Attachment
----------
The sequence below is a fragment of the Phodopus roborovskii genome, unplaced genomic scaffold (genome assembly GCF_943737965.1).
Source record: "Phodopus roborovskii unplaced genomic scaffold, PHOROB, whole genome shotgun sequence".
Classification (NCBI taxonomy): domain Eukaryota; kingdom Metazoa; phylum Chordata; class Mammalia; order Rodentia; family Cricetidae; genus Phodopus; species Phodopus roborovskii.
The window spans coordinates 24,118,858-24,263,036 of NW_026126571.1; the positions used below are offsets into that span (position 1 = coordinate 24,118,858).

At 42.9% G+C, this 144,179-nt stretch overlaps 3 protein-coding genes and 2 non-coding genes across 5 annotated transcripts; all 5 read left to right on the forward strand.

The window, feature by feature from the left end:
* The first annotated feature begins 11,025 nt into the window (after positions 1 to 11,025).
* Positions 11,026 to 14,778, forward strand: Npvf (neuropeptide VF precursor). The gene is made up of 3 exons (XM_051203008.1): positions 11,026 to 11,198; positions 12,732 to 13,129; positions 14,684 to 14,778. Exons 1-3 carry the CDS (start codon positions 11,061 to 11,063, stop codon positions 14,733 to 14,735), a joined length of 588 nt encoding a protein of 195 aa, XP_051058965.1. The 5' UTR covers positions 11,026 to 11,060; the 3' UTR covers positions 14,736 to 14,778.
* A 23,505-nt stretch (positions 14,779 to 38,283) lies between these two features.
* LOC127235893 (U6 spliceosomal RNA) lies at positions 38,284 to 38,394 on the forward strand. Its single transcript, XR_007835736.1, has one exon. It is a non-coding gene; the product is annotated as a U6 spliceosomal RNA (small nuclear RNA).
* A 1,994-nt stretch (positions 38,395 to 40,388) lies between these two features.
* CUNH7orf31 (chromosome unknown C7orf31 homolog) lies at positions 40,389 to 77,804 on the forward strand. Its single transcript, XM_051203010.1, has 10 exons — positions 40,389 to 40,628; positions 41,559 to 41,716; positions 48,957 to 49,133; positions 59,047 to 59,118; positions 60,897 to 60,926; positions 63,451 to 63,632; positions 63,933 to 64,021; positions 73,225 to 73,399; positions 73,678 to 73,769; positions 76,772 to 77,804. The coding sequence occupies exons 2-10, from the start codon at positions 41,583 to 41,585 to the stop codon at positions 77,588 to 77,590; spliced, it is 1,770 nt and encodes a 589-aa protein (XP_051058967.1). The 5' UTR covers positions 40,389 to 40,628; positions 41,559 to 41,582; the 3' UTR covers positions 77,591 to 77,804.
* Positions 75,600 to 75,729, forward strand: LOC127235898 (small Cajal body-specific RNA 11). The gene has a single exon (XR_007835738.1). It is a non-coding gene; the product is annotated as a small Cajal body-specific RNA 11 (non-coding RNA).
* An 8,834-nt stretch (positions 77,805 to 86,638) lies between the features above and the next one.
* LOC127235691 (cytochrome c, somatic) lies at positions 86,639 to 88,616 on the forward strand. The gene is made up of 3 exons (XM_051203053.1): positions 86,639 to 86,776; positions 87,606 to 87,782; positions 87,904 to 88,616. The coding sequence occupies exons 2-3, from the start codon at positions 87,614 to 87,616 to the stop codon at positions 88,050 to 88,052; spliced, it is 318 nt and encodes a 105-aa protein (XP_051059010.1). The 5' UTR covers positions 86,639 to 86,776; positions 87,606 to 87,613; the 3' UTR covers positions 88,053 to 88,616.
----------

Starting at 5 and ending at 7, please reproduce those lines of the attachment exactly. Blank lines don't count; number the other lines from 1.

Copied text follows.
At 42.9% G+C, this 144,179-nt stretch overlaps 3 protein-coding genes and 2 non-coding genes across 5 annotated transcripts; all 5 read left to right on the forward strand.

The window, feature by feature from the left end:
* The first annotated feature begins 11,025 nt into the window (after positions 1 to 11,025).